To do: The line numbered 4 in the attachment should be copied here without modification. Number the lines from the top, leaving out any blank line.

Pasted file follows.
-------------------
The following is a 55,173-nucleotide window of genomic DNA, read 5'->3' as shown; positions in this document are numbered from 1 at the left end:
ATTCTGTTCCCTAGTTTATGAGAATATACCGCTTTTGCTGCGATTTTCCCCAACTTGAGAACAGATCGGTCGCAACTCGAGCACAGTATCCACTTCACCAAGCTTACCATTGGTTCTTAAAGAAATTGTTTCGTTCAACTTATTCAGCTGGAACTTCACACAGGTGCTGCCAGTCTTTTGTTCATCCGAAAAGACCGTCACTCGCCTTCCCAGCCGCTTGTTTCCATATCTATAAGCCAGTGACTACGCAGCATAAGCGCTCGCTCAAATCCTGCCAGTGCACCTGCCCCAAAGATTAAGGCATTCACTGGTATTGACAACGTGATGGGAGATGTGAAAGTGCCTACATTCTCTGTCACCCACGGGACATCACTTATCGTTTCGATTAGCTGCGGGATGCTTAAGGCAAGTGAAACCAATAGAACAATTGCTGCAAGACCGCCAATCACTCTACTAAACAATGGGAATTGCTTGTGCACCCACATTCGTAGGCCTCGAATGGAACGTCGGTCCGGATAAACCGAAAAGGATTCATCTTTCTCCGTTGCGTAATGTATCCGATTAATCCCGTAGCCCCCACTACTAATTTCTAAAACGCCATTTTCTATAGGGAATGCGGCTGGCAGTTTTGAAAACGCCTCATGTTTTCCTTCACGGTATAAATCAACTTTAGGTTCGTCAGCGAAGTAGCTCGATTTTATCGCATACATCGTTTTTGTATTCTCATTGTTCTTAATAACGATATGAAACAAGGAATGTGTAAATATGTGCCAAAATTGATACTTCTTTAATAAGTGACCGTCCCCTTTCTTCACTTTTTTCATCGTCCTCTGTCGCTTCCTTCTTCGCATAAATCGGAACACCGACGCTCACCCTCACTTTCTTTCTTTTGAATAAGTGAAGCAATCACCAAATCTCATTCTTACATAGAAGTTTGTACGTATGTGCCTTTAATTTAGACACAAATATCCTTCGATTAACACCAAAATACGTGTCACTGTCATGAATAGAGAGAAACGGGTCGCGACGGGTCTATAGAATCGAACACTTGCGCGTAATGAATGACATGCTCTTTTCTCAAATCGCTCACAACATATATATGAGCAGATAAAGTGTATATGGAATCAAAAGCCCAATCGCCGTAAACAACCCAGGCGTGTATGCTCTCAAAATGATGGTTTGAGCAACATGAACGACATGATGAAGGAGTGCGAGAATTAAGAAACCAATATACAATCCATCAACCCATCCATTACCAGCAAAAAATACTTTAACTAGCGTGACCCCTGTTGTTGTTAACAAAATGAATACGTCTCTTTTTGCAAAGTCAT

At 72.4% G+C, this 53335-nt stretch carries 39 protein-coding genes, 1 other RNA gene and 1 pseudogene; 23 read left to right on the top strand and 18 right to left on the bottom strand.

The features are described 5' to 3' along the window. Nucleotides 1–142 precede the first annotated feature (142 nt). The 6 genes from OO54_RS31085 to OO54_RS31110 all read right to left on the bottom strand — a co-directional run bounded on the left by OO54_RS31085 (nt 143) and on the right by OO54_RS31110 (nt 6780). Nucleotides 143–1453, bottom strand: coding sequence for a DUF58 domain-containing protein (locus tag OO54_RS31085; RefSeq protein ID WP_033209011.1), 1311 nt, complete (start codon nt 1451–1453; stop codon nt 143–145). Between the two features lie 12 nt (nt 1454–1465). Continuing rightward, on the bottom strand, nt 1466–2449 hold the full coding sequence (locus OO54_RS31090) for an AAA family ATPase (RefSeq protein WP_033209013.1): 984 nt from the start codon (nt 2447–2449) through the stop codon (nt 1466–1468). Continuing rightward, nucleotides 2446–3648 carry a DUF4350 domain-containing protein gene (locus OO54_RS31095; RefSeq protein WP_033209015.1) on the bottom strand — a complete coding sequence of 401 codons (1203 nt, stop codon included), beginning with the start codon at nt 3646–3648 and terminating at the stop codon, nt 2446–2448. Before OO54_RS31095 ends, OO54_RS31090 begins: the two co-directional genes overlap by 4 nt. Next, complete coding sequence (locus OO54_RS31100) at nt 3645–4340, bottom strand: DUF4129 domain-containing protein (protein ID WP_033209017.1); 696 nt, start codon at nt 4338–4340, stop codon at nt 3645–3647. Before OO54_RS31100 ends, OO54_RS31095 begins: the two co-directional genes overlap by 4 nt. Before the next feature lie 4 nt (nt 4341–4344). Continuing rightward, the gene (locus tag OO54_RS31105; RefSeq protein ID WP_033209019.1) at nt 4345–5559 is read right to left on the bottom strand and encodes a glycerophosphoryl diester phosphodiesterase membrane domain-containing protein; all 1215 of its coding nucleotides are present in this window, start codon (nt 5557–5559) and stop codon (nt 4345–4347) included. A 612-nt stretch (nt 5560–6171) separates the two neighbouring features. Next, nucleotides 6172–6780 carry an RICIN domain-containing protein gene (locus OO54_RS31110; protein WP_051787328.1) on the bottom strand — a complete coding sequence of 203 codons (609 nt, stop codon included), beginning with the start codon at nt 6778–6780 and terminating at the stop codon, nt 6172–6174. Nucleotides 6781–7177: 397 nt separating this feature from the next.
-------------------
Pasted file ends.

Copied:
The features are described 5' to 3' along the window. Nucleotides 1–142 precede the first annotated feature (142 nt). The 6 genes from OO54_RS31085 to OO54_RS31110 all read right to left on the bottom strand — a co-directional run bounded on the left by OO54_RS31085 (nt 143) and on the right by OO54_RS31110 (nt 6780). Nucleotides 143–1453, bottom strand: coding sequence for a DUF58 domain-containing protein (locus tag OO54_RS31085; RefSeq protein ID WP_033209011.1), 1311 nt, complete (start codon nt 1451–1453; stop codon nt 143–145). Between the two features lie 12 nt (nt 1454–1465). Continuing rightward, on the bottom strand, nt 1466–2449 hold the full coding sequence (locus OO54_RS31090) for an AAA family ATPase (RefSeq protein WP_033209013.1): 984 nt from the start codon (nt 2447–2449) through the stop codon (nt 1466–1468). Continuing rightward, nucleotides 2446–3648 carry a DUF4350 domain-containing protein gene (locus OO54_RS31095; RefSeq protein WP_033209015.1) on the bottom strand — a complete coding sequence of 401 codons (1203 nt, stop codon included), beginning with the start codon at nt 3646–3648 and terminating at the stop codon, nt 2446–2448. Before OO54_RS31095 ends, OO54_RS31090 begins: the two co-directional genes overlap by 4 nt. Next, complete coding sequence (locus OO54_RS31100) at nt 3645–4340, bottom strand: DUF4129 domain-containing protein (protein ID WP_033209017.1); 696 nt, start codon at nt 4338–4340, stop codon at nt 3645–3647. Before OO54_RS31100 ends, OO54_RS31095 begins: the two co-directional genes overlap by 4 nt. Before the next feature lie 4 nt (nt 4341–4344). Continuing rightward, the gene (locus tag OO54_RS31105; RefSeq protein ID WP_033209019.1) at nt 4345–5559 is read right to left on the bottom strand and encodes a glycerophosphoryl diester phosphodiesterase membrane domain-containing protein; all 1215 of its coding nucleotides are present in this window, start codon (nt 5557–5559) and stop codon (nt 4345–4347) included. A 612-nt stretch (nt 5560–6171) separates the two neighbouring features. Next, nucleotides 6172–6780 carry an RICIN domain-containing protein gene (locus OO54_RS31110; protein WP_051787328.1) on the bottom strand — a complete coding sequence of 203 codons (609 nt, stop codon included), beginning with the start codon at nt 6778–6780 and terminating at the stop codon, nt 6172–6174. Nucleotides 6781–7177: 397 nt separating this feature from the next.